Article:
New Breakthrough Treatment Could “Reverse Disability” for MS Patients
Doctors from Sheffield have revealed a breakthrough in the treatment of Multiple Sclerosis (MS). According to the physicians, administering treatment typically used for cancer patients has the potential to reverse the disability that is caused by the disease.
Notably, these are new findings, so more work needs to be done in order to determine the potential uses of the research; however, the recent advancements are inspiring.
MS is a disease that causes the immune system to attack the lining of the nerves in the brain and spinal cord. The treatment—autologous haematopoietic stem cell transplant (HSCT)—works by destroying the faulty immune system using chemotherapy and is then rebuilt using stem cells harvested from the patient’s own blood.
Essentially, the process reboots the immune system back to a point before it caused MS.
The Royal Hallamshire Hospital, in partnership with hospitals from the US, Sweden and Brazil are part of an international trial (MIST) that seeks to study the long-term benefits of the stem cell treatment.
Thus far, because the treatment involves intensive therapy, patients are warned that there are in fact, side-effects (such as nausea and hair loss) experienced.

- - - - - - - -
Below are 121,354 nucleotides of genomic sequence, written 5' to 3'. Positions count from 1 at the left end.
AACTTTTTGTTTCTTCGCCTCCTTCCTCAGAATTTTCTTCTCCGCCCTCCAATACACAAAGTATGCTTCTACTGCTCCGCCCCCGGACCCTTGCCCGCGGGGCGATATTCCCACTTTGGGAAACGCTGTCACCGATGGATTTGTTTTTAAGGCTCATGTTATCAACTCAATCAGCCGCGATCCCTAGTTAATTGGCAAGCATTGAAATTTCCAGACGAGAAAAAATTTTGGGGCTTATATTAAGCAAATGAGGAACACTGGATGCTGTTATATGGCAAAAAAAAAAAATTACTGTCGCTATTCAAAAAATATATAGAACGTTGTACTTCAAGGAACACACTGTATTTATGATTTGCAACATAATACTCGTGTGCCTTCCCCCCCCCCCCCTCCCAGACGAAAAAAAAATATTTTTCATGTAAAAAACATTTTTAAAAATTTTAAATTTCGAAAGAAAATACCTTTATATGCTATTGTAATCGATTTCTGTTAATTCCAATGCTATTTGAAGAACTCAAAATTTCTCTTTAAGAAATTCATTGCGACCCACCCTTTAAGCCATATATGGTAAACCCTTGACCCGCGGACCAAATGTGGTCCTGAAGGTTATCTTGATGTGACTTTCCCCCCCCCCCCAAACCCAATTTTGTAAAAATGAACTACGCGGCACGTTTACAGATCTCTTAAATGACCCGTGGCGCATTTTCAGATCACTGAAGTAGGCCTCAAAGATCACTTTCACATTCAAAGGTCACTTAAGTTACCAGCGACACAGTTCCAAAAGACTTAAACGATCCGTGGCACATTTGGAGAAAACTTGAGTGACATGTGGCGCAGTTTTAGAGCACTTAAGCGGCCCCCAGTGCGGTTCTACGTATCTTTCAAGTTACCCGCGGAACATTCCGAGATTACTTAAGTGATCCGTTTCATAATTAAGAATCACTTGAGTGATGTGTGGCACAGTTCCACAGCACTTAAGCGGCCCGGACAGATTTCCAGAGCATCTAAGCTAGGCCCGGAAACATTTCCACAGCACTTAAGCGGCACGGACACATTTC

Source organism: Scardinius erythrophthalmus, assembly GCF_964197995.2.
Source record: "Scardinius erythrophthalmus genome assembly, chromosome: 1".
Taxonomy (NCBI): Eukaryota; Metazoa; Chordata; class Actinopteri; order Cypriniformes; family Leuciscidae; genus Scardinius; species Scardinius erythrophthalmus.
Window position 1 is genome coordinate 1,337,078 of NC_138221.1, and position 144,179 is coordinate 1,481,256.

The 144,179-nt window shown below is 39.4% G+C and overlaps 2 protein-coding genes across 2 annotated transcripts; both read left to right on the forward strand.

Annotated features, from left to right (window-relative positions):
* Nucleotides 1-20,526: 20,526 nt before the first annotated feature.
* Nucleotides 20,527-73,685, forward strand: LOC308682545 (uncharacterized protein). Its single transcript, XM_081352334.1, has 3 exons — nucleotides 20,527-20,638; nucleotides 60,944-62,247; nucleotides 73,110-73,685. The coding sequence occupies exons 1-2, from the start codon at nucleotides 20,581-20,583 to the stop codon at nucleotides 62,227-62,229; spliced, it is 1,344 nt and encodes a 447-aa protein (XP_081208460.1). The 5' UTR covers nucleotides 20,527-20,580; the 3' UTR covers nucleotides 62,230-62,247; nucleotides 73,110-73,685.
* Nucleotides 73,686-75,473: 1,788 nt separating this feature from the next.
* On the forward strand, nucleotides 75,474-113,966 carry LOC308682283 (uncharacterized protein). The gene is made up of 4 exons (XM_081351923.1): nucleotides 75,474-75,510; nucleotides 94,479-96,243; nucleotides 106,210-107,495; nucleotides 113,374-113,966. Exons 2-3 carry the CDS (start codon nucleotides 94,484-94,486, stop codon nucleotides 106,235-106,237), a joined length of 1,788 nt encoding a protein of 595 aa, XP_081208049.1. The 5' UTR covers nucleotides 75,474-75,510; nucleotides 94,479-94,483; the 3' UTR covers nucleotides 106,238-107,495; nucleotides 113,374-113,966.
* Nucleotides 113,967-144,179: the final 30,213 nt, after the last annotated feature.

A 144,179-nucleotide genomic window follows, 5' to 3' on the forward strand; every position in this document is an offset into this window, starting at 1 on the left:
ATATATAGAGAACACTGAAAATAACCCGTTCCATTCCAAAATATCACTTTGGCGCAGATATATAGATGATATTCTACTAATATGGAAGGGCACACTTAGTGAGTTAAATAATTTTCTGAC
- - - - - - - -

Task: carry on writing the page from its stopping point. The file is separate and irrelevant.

In the course of the study, nearly 20 patients suffering from MS have gone through this breakthrough treatment. Among them is Steven Storey, who was diagnosed with MS in 2013, whose journey back to health was being documented by BBC .
Prior to diagnosis, Storey was an active, able-bodied athlete. Just a year after, he lost sensation in most of his body and now requires a wheelchair.
“I went from running marathons to needing 24-hour acute care. At one point I couldn’t even hold a spoon and feed myself,” he shares.
Storey was among the handful of MS patients who went through the breakthrough treatment—and within a few days, he was able to move his toes and four months since the procedure, could stand unaided.
Currently, Storey still makes use of a wheelchair, but continues to improve. “It’s been incredible. I was in a dire place, but now I can swim and cycle and I am determined to walk.”
These results, coupled with the more in-depth MIST trials, with results due in the next two years, could determine whether this treatment can become a standard treatment for MS patients.